(The mic is listed for $3.50 on the Suntekstore site, but for even less on Amazon.com)

Wednesday, May 12, 2010

Poetry Springboard: PicLits

Teaching "poetry" poses many difficulties for the teacher introducing the genre, and for students trying to get their heads around a challenging format. PicLits offers a number of options for teacher and student alike.  
How it works: The site serves up a number of striking images. Visitors are encouraged to place items from a word bank onto the image in order to create an inspirational message, a poem or short saying. This site could be used as a springboard to a poetry lesson, or as a way to consolidate techniques learned. Finished products can be saved to the site (after creating an account), emailed to a friend, embedded in a blog or downloaded as a screenshot. Use it with a Smartboard too!

PicLit from PicLits.com
See the full PicLit at PicLits.com

PicLit from PicLits.com
See the full PicLit at PicLits.com
.

Saturday, May 8, 2010

Using the "Back-Channel" - TodaysMeet

When you read about conference presentations and college classrooms, you might also hear mention made of the "back-channel".   Wikipedia defines this activity as "the practice of using networked computers to maintain a real-time online conversation alongside live spoken remarks."  The advantage of this kind of contribution is that it allows those present to comment on the session, ask questions, request clarification or add missing details; all in real time. Some conferences even allow the back channel to be projected up alongside the PowerPoint!  While some are using Twitter to create this, the site "TodaysMeet" lets teachers and conference presenters easily set up a space for participants/students to respond. "Encourage the room to use the live stream to make comments, ask questions, and use that feedback to tailor your presentation, sharpen your points, and address audience needs." Its easy interface and simple design makes this a very easy web-app to use. Give it a try!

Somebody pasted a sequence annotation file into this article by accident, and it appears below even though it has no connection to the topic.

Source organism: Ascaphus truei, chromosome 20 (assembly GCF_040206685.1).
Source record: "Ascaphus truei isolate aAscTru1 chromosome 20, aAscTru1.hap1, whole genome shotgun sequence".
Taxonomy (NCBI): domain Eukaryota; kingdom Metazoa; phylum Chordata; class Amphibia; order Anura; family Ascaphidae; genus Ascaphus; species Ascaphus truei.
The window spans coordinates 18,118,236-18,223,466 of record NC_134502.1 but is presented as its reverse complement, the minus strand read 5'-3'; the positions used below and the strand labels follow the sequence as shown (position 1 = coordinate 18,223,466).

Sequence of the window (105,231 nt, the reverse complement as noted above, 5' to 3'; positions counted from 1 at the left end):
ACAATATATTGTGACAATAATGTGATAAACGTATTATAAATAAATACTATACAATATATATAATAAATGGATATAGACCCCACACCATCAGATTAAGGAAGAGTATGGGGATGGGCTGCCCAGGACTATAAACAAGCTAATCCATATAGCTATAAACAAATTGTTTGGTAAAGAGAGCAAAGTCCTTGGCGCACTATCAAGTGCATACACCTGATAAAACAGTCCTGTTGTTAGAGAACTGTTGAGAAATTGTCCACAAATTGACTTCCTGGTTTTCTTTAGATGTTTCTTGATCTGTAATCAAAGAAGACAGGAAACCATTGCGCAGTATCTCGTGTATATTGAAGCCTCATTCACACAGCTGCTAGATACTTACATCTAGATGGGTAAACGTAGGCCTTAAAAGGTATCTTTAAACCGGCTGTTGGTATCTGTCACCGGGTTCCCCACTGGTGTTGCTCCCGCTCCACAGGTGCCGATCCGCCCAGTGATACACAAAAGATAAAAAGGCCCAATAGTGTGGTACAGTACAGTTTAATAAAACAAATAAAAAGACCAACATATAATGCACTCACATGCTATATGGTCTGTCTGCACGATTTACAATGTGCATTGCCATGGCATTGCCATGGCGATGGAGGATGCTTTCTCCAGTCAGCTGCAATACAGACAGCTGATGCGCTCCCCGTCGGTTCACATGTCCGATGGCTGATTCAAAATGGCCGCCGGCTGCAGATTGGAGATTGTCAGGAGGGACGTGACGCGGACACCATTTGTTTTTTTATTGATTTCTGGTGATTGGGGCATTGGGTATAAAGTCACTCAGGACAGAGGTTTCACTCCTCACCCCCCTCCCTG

Tuesday, May 4, 2010

A wealth of Digital Story telling tools

There are so many tools out there, it can seem overwhelming! Then, along comes a someone (Alan Levine) who imposes a little order on the chaos! I stumbled across this great site, CogDogRoo, that reviews 50+ digital story tools (listing the plusses and minuses) and even gives an example of how each can be used to tell the same story! You'll find some favourites in here, as well as some surprising gems. While the odd site has since expired, there's still lots to look at.

Monday, April 26, 2010

Make and Share your own books - StoryJumper